Steven Sinofsky Reflects On Windows 8 Ahead Of October Launch

Sinofsky On Windows 8_Thumb

Windows 8 has been released to manufacturing (RTM), which means we’re twiddling our thumbs until October 26, 2012 arrives – the launch of Windows 8. Steven Sinofsky, of Microsoft, has published a blog post reflecting on the development cycle following the news.

It’s getting a bit sentimental at Microsoft, as Steven Sinofsky reflects on the road to manufacturing

You may have heard the news: Windows 8 has RTM, meaning the upcoming operating system (OS) is finished. Undoubtedly you’ve been using the free Release Preview of the OS religiously so, like Microsoft’s Steven Sinofsky, are you excited for the official release of Windows 8?

In the blog post published Wednesday, Sinofsky said the debut of the OS – May 2011 – was described by Microsoft as a reimagining of Windows from the back- to front-end. He said Microsoft is bringing users a new experience, while maintaining 25 years of history, with Windows 8.

It’s certainly striking: users will immediately see Metro, the symbol of the change Microsoft and Windows 8 has undergone. Sinofsky added the pre-launch Developer, Consumer, and Release Previews have been the most used of any Microsoft producer ever. Considering the apparent lukewarm reaction to Windows 8, that’s a great endorsement.

Sinofsky added Microsoft has been open about its development process, delivering in the final build promised refinements. We’ll have to wait until release to see the refinements for ourselves.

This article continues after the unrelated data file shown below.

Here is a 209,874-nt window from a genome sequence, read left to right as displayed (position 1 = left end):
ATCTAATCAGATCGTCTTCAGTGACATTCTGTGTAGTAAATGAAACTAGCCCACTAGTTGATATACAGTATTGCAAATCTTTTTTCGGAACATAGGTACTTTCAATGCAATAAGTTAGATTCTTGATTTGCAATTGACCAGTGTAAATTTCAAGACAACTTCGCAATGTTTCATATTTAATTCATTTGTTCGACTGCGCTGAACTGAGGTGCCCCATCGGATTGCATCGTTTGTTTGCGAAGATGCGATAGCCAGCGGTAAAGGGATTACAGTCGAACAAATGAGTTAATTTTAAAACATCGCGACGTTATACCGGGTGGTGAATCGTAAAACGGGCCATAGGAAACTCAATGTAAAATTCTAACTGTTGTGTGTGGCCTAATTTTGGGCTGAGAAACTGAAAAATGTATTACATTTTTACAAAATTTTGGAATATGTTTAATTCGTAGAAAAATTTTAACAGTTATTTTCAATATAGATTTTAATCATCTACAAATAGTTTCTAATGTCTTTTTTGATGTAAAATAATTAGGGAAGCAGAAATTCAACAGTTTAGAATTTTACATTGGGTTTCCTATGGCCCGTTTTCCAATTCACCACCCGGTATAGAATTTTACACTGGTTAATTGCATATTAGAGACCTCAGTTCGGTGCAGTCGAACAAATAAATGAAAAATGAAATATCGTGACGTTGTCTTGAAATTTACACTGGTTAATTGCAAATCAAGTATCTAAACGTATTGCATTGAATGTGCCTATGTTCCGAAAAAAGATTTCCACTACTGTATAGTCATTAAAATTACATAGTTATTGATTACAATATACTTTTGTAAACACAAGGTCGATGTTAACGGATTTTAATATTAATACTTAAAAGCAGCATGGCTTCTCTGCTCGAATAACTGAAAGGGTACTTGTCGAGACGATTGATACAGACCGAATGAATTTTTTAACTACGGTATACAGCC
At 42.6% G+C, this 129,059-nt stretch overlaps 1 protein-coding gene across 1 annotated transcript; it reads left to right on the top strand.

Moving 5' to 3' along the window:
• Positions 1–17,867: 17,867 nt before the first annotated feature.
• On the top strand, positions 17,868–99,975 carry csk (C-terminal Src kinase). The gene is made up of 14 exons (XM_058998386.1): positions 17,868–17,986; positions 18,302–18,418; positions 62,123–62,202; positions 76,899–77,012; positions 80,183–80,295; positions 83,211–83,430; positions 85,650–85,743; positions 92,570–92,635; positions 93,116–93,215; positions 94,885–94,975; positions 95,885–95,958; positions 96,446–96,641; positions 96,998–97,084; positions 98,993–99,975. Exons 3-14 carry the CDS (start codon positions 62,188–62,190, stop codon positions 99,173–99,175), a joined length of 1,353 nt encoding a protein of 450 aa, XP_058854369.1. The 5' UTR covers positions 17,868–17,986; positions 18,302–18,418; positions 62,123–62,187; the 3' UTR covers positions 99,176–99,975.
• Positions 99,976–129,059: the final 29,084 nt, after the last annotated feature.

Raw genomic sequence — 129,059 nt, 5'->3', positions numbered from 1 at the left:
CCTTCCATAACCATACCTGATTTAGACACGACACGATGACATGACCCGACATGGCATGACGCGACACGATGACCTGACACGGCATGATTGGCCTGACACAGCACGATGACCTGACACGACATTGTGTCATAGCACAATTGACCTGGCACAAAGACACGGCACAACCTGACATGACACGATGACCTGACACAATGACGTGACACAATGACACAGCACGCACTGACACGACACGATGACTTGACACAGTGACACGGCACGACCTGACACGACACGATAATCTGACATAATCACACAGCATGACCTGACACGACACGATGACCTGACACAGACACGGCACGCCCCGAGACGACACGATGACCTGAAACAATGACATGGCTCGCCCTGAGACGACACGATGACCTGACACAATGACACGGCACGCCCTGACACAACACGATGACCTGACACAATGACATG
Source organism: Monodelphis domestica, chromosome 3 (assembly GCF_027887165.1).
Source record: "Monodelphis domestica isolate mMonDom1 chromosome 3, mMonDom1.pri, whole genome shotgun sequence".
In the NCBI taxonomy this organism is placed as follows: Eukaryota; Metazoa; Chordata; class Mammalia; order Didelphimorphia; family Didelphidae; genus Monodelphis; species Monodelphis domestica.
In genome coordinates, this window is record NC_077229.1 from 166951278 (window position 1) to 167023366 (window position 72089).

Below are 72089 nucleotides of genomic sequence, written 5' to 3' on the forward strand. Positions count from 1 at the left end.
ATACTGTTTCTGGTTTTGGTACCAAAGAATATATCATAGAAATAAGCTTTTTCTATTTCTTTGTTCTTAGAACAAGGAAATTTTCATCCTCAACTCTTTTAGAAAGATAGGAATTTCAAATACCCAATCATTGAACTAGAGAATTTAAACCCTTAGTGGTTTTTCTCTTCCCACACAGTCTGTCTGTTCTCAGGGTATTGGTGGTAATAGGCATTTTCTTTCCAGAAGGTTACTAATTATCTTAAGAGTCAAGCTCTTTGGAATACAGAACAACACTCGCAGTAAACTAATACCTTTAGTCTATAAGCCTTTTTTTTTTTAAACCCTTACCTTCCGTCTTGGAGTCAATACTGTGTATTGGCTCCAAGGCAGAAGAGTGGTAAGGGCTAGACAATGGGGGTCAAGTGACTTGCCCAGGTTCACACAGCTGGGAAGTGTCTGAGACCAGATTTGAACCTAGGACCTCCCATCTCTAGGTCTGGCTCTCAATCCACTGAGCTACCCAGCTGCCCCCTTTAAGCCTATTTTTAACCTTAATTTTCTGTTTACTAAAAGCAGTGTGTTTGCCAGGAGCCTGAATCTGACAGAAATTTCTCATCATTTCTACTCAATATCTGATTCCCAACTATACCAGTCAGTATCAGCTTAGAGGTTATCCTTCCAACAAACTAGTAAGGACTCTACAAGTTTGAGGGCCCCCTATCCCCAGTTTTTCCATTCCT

Nervous Yet

He added, however, the release of Windows 8 isn’t the final product. It is the beginning, and Microsoft will continue to monitor the OS – the first service pack, or its launch time after release, will signal the state of Windows 8 – and Sinofsky said Windows 8 brings thousands of new features. From the new UI, to storage and connectivity, to Windows RT, to the Windows Store (he didn’t mention the latter).

200 markets will be supported worldwide, and the Windows Store is now open to developers. Developer support is key, as we’ve said before. Personally speaking, developers’ apps will be the most interesting aspect of Windows 8 around launch. Will developers rigidly stick to the Metro UI, or will we see clever use of the Charms bar and gestures (to name a few). Granted the better apps will surface over time, assuming developer support continues.

Windows 8 launches October 26, 2012.


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Jonathan is a writer on the technology and video game industries. He is comfortable with using Mac OS X and Windows; he began using Windows with Windows XP during his early double-digit years, and started using OS X in 2009 on a MacBook Pro. He began gaming on the SNES back in the 90s.

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